The film is currently in production and will head into post-production soon with hopes to be finished early next year.

More projects:

“The Bully Project”

An image from Lee Hirsch’s “The Bully Project.” [Image courtesy of the filmmakers.]

Logline: This year, over 18 million American kids will be bullied at school, online, on the bus, at home, through their phones and on the streets of their towns, making it the most common form of violence young people in this country experience. The Bully Project is the first feature documentary film exploring how we’ve all been touched by bullying, whether we’ve been a target, a bully, or stood in silent witness.

Production team: Director/Producer/Cinematographer: Lee Hirsch; Producer: Cynthia Lowen; Editor: Lindsay Utz; Supervising Editor: Enat Sidi; Executive Producer: Cindy Waitt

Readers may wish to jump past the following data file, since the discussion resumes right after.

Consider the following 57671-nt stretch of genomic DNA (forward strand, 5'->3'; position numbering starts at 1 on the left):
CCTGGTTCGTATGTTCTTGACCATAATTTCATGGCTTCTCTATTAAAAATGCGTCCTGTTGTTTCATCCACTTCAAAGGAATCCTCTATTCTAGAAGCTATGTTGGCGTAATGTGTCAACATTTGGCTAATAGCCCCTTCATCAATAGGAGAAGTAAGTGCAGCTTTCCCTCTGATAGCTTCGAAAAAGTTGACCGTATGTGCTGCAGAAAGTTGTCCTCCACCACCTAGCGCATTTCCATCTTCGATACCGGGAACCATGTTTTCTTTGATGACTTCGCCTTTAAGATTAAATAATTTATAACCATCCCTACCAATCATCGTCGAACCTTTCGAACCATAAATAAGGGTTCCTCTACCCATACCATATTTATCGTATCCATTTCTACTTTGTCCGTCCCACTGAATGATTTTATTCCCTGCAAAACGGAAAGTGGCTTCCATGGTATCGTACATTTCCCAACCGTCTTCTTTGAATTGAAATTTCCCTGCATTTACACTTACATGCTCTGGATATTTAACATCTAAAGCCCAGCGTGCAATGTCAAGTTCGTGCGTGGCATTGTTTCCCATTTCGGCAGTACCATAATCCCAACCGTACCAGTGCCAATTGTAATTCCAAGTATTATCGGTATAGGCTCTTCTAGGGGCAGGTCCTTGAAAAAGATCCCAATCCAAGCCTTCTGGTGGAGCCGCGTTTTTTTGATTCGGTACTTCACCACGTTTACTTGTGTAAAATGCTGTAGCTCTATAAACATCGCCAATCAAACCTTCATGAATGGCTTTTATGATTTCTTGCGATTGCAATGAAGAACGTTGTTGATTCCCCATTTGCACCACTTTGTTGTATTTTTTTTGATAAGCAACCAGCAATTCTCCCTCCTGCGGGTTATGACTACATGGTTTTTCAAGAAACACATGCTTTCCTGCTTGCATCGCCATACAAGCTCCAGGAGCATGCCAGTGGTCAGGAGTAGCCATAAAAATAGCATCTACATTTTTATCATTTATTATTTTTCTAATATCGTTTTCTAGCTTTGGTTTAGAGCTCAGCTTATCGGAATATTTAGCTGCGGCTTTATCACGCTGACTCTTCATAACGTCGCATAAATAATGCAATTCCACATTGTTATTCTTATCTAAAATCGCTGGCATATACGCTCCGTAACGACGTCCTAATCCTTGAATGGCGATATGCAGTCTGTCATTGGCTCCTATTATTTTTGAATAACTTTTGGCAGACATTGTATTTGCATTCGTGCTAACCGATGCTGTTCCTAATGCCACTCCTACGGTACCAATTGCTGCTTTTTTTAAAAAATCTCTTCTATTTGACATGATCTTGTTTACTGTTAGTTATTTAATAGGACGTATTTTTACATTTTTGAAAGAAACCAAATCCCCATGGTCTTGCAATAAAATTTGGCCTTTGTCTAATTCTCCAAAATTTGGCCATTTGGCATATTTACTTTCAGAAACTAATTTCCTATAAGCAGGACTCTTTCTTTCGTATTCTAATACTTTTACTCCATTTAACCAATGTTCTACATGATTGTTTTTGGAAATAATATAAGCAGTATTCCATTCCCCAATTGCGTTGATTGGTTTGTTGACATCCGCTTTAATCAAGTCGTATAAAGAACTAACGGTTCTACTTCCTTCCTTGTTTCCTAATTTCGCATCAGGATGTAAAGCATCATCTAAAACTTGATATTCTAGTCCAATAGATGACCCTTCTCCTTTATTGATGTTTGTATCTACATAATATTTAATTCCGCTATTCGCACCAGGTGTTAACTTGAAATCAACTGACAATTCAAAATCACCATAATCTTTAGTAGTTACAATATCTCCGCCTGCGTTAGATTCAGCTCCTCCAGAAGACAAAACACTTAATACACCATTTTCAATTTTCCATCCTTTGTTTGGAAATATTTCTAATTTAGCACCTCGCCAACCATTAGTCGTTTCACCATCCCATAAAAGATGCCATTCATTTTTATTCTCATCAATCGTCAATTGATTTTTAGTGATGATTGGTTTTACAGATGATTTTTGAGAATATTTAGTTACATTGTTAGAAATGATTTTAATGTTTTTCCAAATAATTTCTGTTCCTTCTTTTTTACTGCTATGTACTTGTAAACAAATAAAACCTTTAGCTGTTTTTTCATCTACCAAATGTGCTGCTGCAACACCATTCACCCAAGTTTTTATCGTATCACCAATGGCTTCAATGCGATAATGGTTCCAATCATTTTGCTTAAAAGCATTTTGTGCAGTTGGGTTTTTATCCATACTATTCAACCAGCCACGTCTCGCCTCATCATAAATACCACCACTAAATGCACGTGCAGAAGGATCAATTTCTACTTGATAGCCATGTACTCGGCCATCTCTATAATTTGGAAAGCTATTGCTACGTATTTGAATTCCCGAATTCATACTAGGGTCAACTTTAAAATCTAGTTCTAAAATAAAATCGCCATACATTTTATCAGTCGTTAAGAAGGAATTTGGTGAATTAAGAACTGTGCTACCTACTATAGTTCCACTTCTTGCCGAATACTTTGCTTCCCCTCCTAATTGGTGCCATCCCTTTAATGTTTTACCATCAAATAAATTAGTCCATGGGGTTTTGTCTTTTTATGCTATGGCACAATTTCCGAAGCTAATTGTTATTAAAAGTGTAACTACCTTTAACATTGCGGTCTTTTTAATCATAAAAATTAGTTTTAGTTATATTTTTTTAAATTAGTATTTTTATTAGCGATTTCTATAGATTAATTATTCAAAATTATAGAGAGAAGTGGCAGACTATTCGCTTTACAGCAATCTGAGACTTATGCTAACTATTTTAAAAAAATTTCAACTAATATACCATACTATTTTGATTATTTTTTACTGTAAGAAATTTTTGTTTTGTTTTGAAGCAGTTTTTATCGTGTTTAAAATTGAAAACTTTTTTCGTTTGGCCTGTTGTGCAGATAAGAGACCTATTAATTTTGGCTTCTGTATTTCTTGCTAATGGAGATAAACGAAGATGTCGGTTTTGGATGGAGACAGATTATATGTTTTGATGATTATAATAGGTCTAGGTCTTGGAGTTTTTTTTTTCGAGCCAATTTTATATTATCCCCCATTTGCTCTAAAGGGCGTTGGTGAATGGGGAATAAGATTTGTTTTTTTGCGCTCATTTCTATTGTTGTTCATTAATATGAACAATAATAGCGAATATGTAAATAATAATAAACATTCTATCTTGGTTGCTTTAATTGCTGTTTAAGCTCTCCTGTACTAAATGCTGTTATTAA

About the film: “‘The Bully Project’ is a deeply personal film for me: I was bullied throughout middle school and much of my childhood. In many ways, those experiences and struggles helped shape my world-view and the types of films I’ve endeavored to make. So, you could say, the idea for this project has been gestating since the 7th grade! My producer and I began planning for production in earnest in April of 2009, when, within just a few days of each other, two eleven year olds who had been relentlessly bullied took their own lives, Carl Walker Hoover and Jaheem Herrera. The response to these tragic suicides in the media, on message boards, on Facebook and Myspace and Youtube, and in communities across the country was absolutely overwhelming and left no doubt of the need for an honest, gutsy character driven film to give voice to the kids who deal with such torments on a daily basis.